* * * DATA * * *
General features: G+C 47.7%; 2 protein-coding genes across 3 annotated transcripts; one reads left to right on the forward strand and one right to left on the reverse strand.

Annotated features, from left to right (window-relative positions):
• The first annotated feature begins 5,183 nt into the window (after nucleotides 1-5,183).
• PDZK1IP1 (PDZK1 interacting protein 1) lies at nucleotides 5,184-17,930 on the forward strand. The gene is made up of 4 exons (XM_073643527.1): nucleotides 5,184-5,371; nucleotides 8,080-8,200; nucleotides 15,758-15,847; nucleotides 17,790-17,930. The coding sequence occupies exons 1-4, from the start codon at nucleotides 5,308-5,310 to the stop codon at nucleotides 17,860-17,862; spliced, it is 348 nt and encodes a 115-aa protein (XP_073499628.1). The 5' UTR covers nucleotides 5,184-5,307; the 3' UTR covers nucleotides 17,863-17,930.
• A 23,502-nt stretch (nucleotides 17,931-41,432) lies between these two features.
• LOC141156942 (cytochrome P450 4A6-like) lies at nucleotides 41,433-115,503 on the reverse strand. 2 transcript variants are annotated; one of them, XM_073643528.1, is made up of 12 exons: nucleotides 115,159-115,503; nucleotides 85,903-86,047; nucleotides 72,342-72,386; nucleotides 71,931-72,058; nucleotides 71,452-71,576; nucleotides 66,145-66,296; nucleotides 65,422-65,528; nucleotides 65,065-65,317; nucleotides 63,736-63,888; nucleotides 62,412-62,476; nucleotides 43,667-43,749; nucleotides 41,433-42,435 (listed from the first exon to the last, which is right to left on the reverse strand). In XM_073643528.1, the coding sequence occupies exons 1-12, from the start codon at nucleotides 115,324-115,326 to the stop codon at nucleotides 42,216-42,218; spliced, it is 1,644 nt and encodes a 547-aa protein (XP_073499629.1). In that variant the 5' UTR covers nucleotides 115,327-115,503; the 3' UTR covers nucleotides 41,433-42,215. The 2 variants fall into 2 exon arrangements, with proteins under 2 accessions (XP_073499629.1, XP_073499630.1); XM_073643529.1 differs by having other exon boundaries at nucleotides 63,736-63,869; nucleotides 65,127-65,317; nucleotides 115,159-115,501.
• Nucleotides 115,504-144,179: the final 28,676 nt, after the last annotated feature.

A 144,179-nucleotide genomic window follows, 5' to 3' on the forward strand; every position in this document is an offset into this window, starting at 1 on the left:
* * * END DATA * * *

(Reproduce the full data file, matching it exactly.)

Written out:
General features: G+C 47.7%; 2 protein-coding genes across 3 annotated transcripts; one reads left to right on the forward strand and one right to left on the reverse strand.

Annotated features, from left to right (window-relative positions):
• The first annotated feature begins 5,183 nt into the window (after nucleotides 1-5,183).
• PDZK1IP1 (PDZK1 interacting protein 1) lies at nucleotides 5,184-17,930 on the forward strand. The gene is made up of 4 exons (XM_073643527.1): nucleotides 5,184-5,371; nucleotides 8,080-8,200; nucleotides 15,758-15,847; nucleotides 17,790-17,930. The coding sequence occupies exons 1-4, from the start codon at nucleotides 5,308-5,310 to the stop codon at nucleotides 17,860-17,862; spliced, it is 348 nt and encodes a 115-aa protein (XP_073499628.1). The 5' UTR covers nucleotides 5,184-5,307; the 3' UTR covers nucleotides 17,863-17,930.
• A 23,502-nt stretch (nucleotides 17,931-41,432) lies between these two features.
• LOC141156942 (cytochrome P450 4A6-like) lies at nucleotides 41,433-115,503 on the reverse strand. 2 transcript variants are annotated; one of them, XM_073643528.1, is made up of 12 exons: nucleotides 115,159-115,503; nucleotides 85,903-86,047; nucleotides 72,342-72,386; nucleotides 71,931-72,058; nucleotides 71,452-71,576; nucleotides 66,145-66,296; nucleotides 65,422-65,528; nucleotides 65,065-65,317; nucleotides 63,736-63,888; nucleotides 62,412-62,476; nucleotides 43,667-43,749; nucleotides 41,433-42,435 (listed from the first exon to the last, which is right to left on the reverse strand). In XM_073643528.1, the coding sequence occupies exons 1-12, from the start codon at nucleotides 115,324-115,326 to the stop codon at nucleotides 42,216-42,218; spliced, it is 1,644 nt and encodes a 547-aa protein (XP_073499629.1). In that variant the 5' UTR covers nucleotides 115,327-115,503; the 3' UTR covers nucleotides 41,433-42,215. The 2 variants fall into 2 exon arrangements, with proteins under 2 accessions (XP_073499629.1, XP_073499630.1); XM_073643529.1 differs by having other exon boundaries at nucleotides 63,736-63,869; nucleotides 65,127-65,317; nucleotides 115,159-115,501.
• Nucleotides 115,504-144,179: the final 28,676 nt, after the last annotated feature.

A 144,179-nucleotide genomic window follows, 5' to 3' on the forward strand; every position in this document is an offset into this window, starting at 1 on the left: